The Power Worshippers: Inside the Dangerous Rise of Religious Nationalism by Katherine Stewart
My rating: 5 of 5 stars
“The Power Worshippers: Inside the Dangerous Rise of Religious Nationalism,” uncovers a clear and present danger to the United States and may well presage the destruction of our representative democracy.
Katherine Stewart’s deep dive into the world of Christian Nationalism — a form of fascism to be sure — exposes the actors and the money trying to turn back the clock of the country’s progress since the Great Depression. The right-wing’s key is to contaminate our understanding of the First Amendment’s notion of separation of church and state, so clearly articulated by Thomas Jefferson, with the claims that the U.S. was founded as a Judeo-Christian nation and the purpose of the First Amendment is to protect the church from the state.
From this false foundation, she bares the right-wing’s plans to take over the country’s public school system and replace it with a combination of private religious schools — all teaching the conservative version of Protestant Christianity. These right-wingers attack the progress of our nation by claiming public schools’ indoctrination of our children with sinful and perverted ideas such as climate change, evolution and science in general. Never mind that it’s the right-wing that wants to do the indoctrination. The Christian Protestant view on health care focuses on reproductive health — that is, abortion and contraception, of course; and on LBGT issues as well — a war Texans are seeing waged by right-wing leadership.
As for financing this the implementation plan was to get like-minded politicians elected and pliant judges appointed that shared the Protestant Christian view of the First Amendment and governance she names names: Charles and David Koch, the DeVos family, the Mercers and all the usual suspects of the billionaire plutocrat class. But, and this is really my only quibble, she mentions, almost in passing, the libertarianism in the Christian Protestant takeover of the economic system making, again in passing, reference to the Austrian school of economics. She was right to attribute the political traction to the rise of the “Moral Majority” in the 1970s and the political kickstart with the election of Ronald Reagan in 1980. But, as she points out, there was far more going on than the public knew.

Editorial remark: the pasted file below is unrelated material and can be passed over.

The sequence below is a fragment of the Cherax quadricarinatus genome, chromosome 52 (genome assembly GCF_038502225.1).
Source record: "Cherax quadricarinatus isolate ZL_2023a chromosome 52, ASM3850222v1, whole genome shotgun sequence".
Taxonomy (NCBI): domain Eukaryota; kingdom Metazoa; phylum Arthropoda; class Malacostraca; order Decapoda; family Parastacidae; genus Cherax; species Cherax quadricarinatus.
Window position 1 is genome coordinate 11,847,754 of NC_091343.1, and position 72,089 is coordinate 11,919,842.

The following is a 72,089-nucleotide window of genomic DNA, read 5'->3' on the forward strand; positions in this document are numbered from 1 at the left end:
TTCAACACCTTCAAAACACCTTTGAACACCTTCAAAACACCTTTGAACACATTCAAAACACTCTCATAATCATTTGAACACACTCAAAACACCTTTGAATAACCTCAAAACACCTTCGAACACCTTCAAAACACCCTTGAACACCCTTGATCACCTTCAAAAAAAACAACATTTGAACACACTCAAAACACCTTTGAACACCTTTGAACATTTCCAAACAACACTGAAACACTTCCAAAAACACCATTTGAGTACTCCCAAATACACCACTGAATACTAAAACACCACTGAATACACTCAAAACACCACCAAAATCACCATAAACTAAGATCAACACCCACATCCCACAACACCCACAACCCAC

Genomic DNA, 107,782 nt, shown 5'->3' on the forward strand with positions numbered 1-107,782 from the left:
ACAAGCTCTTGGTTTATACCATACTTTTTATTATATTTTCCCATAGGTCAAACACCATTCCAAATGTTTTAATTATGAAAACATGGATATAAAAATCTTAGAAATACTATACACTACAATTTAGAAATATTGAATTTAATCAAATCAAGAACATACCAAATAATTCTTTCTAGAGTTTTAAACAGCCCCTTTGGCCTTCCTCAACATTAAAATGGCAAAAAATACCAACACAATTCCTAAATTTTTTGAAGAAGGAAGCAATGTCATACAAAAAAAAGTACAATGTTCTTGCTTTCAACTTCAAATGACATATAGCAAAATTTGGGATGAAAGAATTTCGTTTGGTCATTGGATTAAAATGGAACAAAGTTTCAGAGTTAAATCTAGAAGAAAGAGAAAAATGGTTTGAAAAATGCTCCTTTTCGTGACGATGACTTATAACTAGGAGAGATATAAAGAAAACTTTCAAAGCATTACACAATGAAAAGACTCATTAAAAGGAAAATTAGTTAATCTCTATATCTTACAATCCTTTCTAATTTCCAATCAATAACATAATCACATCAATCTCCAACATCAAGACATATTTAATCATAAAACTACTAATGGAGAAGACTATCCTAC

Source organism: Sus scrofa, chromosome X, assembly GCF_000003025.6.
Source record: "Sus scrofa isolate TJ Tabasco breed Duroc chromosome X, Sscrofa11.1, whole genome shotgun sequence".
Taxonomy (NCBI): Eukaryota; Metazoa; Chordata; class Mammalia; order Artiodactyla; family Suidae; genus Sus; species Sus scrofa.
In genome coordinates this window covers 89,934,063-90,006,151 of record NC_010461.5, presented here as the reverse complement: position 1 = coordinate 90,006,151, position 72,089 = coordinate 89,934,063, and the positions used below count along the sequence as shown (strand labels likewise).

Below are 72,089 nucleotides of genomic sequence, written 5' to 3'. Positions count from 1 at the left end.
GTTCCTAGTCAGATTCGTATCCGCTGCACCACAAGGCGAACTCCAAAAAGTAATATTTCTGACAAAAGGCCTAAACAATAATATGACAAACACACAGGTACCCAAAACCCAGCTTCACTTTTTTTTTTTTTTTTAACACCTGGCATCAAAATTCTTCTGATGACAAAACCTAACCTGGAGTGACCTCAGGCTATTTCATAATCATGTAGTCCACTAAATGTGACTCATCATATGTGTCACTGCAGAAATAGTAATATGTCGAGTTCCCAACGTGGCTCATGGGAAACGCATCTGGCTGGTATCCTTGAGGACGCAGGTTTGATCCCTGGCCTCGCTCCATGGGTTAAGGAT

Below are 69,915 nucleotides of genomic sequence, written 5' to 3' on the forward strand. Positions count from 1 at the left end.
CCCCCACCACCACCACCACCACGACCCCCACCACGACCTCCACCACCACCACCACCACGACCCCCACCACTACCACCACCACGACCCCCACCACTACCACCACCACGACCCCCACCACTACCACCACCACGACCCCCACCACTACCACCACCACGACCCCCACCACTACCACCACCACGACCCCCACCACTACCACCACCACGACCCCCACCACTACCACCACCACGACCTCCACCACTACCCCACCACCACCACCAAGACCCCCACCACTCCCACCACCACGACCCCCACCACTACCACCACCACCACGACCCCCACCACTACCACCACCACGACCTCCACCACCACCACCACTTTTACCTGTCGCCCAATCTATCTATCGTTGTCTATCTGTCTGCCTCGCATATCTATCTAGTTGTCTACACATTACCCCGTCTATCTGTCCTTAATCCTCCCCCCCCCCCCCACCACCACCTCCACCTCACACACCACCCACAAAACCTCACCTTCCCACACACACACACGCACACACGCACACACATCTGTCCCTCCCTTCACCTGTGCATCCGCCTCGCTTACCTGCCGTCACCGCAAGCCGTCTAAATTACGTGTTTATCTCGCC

In fact, this movement started in the 1950s, with Charles Koch’s interest in the public choice theories of one James McGill Buchanan, a Nobel laurate economist who not only wanted to return the United States to John C. Calhoun’s racist 1850s but also to the total free market economy by tearing government out at the roots. Buchanan’s theory and his tactics and strategy were well documented in “Democracy in Chains: The Deep History of the Radical Right's Stealth Plan for America” by award winning Duke University historian Nancy MacLean. In fact, MacLean’s book on Buchanan along with Jane Mayer’s “Dark Money” are essential companion reading to Stewart’s incredible journalism.
Stewart’s book came out during the disastrous term for Donald Trump and here is where she makes points to show how the clear and present the danger is ow for the United States and other world democracies. The Christian Protestant leadership admires the dictators of the world. In fact, she “blows the lid” off the Trump and his defenders about the Russian alliance with the movement and electing Trump. For example, she exposes Franklin Graham’s defending Russian dictator Vladimir Putin and having multiple meetings with Putin. Further, with Vice President Mike Pence’s “blessing,” Graham met with Russian Orthodox Church leaders “for the purpose of strengthening relationships between the U.S. Congress and the Duma.” How this treason hasn’t been investigated isn’t clear to this reviewer.
Stewart ends the book on an optimistic note, saying that while the right-wing has made immense progress, the good people on the other side of their issues still can thwart this fascist takeover. I wish I shared that optimism.
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